boilover


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boilover

(ˈbɔɪlˌəʊvə)
n
1. a surprising result in a sporting event, esp in a horse race
2. a sudden conflict
References in periodicals archive ?
vvThere was a boilover in the opener at Newcastle when 33-1 outsider of four Mahler And Me outstayed market principals Another Mattie (15-8; touched 1.
The cooking process culminates in a fiery boilover, shown here, and signals that dinner is ready.
The Australians looked on target to pull off a boilover with a 15-6 lead after 51 minutes, but the All Blacks fought back to 18-15 with nine minutes left.
The friendly Suncorp Stadium surroundings and a "nothing to lose" mentality has the Wallabies backing themselves for a massive Bledisloe Cup boilover against the All Blacks.
In her first grand slam appearance since winning last year's US Open, Stosur was thoroughly out-served and out-muscled in the 7-6 (2) 6-3 boilover that left Rod Laver Arena feeling stone cold, the Herald Sun reports.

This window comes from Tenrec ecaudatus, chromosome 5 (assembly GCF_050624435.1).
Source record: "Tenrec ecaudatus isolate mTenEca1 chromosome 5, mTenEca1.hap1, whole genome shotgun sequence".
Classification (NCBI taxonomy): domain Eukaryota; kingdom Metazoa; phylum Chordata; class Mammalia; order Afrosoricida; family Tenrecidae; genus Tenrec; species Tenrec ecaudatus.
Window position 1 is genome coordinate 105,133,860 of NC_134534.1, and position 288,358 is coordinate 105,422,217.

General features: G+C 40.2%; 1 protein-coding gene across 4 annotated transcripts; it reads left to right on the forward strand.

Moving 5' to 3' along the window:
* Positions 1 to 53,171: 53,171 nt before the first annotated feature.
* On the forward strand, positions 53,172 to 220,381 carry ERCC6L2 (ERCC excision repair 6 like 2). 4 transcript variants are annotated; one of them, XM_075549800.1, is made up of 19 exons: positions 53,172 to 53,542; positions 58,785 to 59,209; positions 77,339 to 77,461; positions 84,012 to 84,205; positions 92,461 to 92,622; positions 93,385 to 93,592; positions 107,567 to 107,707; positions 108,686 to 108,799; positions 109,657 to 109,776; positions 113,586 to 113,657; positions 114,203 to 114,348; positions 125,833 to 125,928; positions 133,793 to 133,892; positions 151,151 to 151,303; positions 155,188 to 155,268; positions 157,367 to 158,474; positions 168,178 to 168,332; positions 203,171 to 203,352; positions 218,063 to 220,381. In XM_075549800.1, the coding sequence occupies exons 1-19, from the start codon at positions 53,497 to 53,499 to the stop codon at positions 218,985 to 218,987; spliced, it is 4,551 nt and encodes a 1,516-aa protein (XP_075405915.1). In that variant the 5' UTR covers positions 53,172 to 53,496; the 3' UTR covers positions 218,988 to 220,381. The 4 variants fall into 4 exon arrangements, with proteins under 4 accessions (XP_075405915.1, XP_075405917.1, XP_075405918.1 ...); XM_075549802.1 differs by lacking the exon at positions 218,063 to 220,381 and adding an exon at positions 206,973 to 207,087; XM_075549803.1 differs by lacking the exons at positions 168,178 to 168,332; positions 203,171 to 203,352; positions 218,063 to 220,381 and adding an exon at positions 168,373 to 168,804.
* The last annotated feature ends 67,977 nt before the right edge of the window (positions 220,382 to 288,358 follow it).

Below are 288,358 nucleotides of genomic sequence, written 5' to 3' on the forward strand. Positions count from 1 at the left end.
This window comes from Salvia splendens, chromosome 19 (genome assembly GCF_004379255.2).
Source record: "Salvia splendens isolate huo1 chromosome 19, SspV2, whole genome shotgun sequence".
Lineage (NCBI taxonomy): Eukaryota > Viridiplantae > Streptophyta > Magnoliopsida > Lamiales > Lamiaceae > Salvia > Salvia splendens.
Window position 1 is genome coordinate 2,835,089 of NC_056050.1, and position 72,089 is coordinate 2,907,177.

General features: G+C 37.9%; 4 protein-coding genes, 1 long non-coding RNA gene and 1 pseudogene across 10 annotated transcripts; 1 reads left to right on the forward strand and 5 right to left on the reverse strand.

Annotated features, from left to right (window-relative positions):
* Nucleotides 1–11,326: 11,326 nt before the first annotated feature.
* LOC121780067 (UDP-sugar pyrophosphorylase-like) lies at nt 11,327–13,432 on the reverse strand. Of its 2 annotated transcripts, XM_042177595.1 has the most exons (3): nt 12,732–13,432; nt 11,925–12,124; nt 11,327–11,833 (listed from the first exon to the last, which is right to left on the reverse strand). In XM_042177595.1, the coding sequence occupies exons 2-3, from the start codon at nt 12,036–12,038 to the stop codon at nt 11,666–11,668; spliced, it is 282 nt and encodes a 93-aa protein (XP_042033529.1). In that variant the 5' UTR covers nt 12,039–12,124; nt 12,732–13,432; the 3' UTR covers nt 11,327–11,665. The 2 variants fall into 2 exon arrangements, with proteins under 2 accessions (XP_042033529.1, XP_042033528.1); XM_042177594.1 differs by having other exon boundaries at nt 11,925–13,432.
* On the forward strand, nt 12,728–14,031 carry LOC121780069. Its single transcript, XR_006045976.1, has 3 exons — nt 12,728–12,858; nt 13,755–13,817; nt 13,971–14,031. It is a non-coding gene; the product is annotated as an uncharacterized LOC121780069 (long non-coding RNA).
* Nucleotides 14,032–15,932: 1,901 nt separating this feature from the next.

I recall an average of two tire blowouts per trip and one radiator boilover.
Like a giant kettle knowing it's being watched, this volcano mostly stewed through another warm October day, denying spectators the boilover they long to see.
Jealousy can seethe for along time and then boilover.
The mild blackening solution operates at a moderate temperature that is well below the boiling point, so the severe splattering and boilover hazards of ordinary black oxides are not present.
VVTHERE was a boilover in the beginners' chase at Sandown when 16-1 outsider of three Ar Mad made all, leaving 4-5 favourite Golden Doyen and 5-4 second-best Sirabad in his wake.
Without enough antifreeze, your engine could freeze up in the next cold snap, or boilover from neglect.